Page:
If the little town of Massena, NY, were any further north, it would be in Canada – and it has the climate to prove it.

With average lows below 10°F during much of the winter, some building owners have found that it makes sense to focus heating energy down low where people need it most. That’s why Massena Electric, a not-for-profit electric utility owned and operated by the Town of Massena, chose radiant heat as the primary heat source for a building expansion and renovation project that took place the first part of 2013.  To efficiently fulfill the leftover need for fresh air, Systemair Topvex ERVs were selected.

Massena Electric, designated as a RP3™ utility (Reliable Public Power Provider) by the American Public Power Association (APPA), opted to use ground source geothermal heat pumps as the heat source for the radiant system, which provides heating to 6,300 sq ft of new office and conference room space.  Water-to-water heat pumps service the primary heating load; water-to-air heat pumps provide cooling during the summer season and back-up heat during the winter. It is a design carefully tailored to maximize both comfort and efficiency given Massena’s cold climate, but alone it did not address the utility’s other critical need — fresh air. 

Pat Ockenfels of Beardsley Design, the engineering firm responsible for the mechanical design for Massena Electric, was well aware that introducing the required cfm of fresh air would quickly undermine the energy savings accrued by the combined geothermal and radiant systems. An efficient ERV would be required to temper all that fresh cold air, but space was a problem. 

“This was an energy company, so we wanted to give them the most energy efficient system we could given the -26°F design cold temperature,” said Ockenfels.

This goal, along with the space limitations of the small utility, led Ockenfels directly to the Systemair Topvex ERV. The Topvex fills a unique niche for commercial facilities that either have a relatively light need for outdoor air or prefer to meet the needs of various zones with smaller, dedicated units. According to designers, few commercial ERV’s can fit within the spaces that the Topvex’ compact design allows, either vertically or horizontally. Massena Electric was challenged with diverse demand zones as well as limited space in both the new and existing structures. The Topvex met both challenges at an efficiency level that the engineer desired. 

Equipped with electronically commutated (EC) fan motors, which consume an average of 30% less energy than AC motors, the Topvex was able to offer operational savings. In addition, the high efficiency rotating heat exchanger is capable of recovering up to 85% of energy from the building exhaust air. The overall slim design makes it possible to install the Topvex in unlikely locations including small closets and above false ceilings.  Yet, despite its compact size, the manufacturer has found the unit capable of delivering airflows of 300 to 1,600 cfm.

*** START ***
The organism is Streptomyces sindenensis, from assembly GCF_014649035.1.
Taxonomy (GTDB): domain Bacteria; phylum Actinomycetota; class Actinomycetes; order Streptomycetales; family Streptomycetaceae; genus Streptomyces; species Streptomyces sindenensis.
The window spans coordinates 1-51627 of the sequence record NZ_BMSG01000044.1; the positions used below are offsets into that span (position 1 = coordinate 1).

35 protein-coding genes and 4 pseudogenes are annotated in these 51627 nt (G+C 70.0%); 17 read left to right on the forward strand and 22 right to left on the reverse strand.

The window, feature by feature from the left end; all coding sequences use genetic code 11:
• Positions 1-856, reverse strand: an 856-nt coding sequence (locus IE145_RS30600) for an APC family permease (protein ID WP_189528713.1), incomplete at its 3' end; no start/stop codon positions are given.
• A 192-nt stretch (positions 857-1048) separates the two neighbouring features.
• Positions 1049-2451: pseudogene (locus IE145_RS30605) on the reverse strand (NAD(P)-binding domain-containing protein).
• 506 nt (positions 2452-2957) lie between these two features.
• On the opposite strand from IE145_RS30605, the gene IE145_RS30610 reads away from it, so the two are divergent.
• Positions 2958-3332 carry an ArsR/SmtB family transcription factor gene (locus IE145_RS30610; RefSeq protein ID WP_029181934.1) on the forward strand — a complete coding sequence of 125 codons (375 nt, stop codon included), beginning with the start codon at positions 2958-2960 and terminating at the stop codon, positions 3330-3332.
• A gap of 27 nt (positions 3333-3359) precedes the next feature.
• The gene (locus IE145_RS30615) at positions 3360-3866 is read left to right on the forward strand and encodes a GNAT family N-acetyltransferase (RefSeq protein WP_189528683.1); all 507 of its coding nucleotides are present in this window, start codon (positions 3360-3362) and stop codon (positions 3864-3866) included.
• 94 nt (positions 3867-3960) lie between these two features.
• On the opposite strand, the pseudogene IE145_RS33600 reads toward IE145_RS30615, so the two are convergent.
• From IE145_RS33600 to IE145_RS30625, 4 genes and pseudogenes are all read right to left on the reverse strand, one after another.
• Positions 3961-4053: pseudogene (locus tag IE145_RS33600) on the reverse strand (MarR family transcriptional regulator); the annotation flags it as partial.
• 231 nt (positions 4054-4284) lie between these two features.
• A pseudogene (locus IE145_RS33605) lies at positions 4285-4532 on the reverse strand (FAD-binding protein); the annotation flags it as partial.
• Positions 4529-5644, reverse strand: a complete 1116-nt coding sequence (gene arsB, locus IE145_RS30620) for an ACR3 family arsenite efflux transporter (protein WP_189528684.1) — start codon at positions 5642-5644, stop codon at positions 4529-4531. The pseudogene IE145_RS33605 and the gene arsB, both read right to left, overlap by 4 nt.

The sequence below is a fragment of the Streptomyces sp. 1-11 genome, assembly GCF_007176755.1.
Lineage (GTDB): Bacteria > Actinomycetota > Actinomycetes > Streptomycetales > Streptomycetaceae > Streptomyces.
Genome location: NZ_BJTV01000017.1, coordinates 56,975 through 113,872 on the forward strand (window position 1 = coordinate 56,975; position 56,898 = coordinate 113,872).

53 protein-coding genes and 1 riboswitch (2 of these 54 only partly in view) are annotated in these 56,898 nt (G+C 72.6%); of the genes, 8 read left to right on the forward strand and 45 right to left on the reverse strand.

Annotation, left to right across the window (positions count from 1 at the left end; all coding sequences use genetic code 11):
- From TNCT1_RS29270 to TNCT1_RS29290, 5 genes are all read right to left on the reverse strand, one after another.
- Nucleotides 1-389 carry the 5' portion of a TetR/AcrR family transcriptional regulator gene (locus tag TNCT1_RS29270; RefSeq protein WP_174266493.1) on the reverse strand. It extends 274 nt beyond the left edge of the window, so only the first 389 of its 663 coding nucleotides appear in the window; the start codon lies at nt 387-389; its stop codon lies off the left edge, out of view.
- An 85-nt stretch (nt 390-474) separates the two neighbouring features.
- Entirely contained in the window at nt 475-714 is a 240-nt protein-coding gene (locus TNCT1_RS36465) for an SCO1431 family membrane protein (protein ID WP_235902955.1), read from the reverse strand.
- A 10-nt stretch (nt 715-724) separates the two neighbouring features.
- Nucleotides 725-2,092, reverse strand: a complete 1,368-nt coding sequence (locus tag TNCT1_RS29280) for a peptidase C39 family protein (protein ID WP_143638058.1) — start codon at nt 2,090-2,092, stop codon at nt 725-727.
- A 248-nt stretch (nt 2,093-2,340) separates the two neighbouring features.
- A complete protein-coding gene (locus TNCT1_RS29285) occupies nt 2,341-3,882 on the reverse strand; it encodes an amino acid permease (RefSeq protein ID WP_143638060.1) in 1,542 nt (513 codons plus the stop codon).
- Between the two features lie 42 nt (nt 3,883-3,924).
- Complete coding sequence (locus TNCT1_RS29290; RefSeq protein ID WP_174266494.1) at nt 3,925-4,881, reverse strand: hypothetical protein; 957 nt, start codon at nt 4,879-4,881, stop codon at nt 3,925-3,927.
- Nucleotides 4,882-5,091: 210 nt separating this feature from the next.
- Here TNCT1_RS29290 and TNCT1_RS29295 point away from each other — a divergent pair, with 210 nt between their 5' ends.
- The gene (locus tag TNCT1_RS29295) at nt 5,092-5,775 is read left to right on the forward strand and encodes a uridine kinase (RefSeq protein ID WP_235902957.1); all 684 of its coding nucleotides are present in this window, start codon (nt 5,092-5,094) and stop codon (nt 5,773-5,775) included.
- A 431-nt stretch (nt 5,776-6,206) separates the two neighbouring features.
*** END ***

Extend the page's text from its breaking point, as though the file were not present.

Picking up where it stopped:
In the case of Massena Electric, the engineer was able to effectively apply the Topvex in three unique zones. In the new building, two Topvex units were applied, a 360-cfm unit serving the office space, and a 540-cfm unit dedicated to a conference room with occupancy sensors to simultaneously activate the heating and ventilation. In the latter case, the ERV supplies fresh air into heat pump supply air. The ERV serving the office spaces, which are heated with radiant, is completely decoupled. Another 800-cfm unit was installed above the ceiling in a cafeteria in an existing building. All of the units, which have onboard controls, are linked to Massena Electric’s building management system.  

Despite the fact that this was his first time specifying a Systemair Topvex unit, Ockenfels said it was easy to integrate into the overall mechanical design, and he plans on duplicating the approach on future projects. 

Ockenfels added that the Topvex was an especially good fit for this particular project because of the mild cooling climate. With summer highs rarely exceeding the 80s, the Topvex units significantly lighten the load on the water-to-air geothermal heat pumps, which provide cooling to the buildings.

 As more facilities move away from the use of central air handlers, incorporating more efficient means of heating and cooling like geothermal and/or radiant as well as variable refrigerant systems, some designers believe the Topvex provides a “plug and play” ventilation solution that enhances building efficiency.